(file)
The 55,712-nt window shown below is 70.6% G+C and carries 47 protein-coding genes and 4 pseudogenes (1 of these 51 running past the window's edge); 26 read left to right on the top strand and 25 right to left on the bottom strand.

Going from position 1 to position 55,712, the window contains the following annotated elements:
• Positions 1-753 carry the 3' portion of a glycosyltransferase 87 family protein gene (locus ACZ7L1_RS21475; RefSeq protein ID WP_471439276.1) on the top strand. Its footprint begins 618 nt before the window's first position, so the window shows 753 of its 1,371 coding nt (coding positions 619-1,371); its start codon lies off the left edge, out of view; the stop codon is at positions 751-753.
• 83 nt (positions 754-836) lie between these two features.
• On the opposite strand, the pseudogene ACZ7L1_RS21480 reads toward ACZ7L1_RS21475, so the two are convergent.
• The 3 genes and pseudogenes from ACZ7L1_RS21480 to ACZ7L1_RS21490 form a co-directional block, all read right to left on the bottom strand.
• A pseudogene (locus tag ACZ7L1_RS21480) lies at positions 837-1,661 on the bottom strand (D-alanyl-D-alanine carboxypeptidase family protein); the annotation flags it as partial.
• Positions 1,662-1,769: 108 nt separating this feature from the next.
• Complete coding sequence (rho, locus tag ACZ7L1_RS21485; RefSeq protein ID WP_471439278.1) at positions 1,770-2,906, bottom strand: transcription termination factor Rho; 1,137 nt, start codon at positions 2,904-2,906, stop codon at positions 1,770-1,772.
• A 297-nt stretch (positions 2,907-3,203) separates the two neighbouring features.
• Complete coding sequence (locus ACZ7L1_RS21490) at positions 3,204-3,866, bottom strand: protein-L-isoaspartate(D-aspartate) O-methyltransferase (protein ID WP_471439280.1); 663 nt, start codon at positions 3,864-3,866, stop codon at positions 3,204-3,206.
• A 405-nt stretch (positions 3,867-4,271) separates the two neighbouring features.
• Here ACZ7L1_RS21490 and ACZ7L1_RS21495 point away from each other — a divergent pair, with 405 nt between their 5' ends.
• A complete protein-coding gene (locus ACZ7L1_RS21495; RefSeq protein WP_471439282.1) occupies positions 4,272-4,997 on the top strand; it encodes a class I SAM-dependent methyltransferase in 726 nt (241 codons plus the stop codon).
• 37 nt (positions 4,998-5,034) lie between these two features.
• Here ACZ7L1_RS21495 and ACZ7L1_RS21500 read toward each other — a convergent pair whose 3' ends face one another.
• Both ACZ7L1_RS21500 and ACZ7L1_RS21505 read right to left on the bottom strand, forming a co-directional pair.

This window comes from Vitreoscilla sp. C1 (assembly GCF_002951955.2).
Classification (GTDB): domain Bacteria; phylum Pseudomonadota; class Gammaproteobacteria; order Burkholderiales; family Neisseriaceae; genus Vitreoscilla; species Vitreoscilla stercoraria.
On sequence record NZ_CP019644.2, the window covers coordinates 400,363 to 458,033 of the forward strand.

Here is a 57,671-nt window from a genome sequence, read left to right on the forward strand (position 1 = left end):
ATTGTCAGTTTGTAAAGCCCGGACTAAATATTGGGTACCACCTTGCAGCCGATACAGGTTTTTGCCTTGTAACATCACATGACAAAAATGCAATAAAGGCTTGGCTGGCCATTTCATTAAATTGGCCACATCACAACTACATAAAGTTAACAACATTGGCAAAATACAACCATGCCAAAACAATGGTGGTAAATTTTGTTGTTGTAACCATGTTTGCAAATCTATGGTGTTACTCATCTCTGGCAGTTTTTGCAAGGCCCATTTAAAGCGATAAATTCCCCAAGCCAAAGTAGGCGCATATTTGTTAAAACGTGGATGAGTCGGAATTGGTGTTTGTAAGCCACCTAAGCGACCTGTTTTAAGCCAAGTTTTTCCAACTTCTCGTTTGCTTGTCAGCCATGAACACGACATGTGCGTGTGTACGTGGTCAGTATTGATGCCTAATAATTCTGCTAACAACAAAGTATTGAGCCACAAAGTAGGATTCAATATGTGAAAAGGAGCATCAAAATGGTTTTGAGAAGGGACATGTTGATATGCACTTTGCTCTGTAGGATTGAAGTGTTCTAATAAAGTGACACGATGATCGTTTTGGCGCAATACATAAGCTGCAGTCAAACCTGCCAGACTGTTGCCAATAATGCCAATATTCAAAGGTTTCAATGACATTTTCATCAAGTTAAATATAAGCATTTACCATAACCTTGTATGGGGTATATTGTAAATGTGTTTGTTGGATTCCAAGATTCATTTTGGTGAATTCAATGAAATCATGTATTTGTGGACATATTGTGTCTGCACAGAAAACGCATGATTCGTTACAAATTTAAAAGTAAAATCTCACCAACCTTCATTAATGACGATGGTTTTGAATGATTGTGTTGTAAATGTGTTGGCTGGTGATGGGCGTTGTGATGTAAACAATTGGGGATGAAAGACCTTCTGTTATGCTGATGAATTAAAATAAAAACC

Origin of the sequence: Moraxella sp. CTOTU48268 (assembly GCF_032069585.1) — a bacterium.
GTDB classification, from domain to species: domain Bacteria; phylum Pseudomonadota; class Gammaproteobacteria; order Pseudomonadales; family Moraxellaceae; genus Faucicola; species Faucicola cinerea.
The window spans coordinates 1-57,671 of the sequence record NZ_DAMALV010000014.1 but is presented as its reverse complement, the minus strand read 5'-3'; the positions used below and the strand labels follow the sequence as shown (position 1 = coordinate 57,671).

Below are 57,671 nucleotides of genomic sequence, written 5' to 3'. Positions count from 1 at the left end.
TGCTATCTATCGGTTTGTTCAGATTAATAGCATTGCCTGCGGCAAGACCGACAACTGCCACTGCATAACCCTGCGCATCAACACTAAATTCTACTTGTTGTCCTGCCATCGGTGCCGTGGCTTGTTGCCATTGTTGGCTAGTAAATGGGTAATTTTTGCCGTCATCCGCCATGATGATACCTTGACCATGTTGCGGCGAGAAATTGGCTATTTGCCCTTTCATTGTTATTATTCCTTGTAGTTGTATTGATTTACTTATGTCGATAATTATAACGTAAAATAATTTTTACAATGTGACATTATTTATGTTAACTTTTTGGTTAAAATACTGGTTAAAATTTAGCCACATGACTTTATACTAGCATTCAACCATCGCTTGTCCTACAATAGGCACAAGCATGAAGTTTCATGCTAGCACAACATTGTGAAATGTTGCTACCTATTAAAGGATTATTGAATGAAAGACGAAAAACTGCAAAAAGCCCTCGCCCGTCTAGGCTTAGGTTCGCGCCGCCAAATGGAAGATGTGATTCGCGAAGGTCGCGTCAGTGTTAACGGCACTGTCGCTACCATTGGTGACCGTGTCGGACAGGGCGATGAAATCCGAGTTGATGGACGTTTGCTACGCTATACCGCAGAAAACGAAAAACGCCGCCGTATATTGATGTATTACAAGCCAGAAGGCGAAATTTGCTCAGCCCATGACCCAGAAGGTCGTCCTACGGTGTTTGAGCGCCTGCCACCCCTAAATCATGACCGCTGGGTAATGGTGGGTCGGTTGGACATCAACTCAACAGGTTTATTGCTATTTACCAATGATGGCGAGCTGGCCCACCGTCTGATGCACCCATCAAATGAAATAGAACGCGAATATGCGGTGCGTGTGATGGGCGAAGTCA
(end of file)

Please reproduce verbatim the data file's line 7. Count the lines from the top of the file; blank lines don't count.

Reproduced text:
• A pseudogene (locus tag ACZ7L1_RS21480) lies at positions 837-1,661 on the bottom strand (D-alanyl-D-alanine carboxypeptidase family protein); the annotation flags it as partial.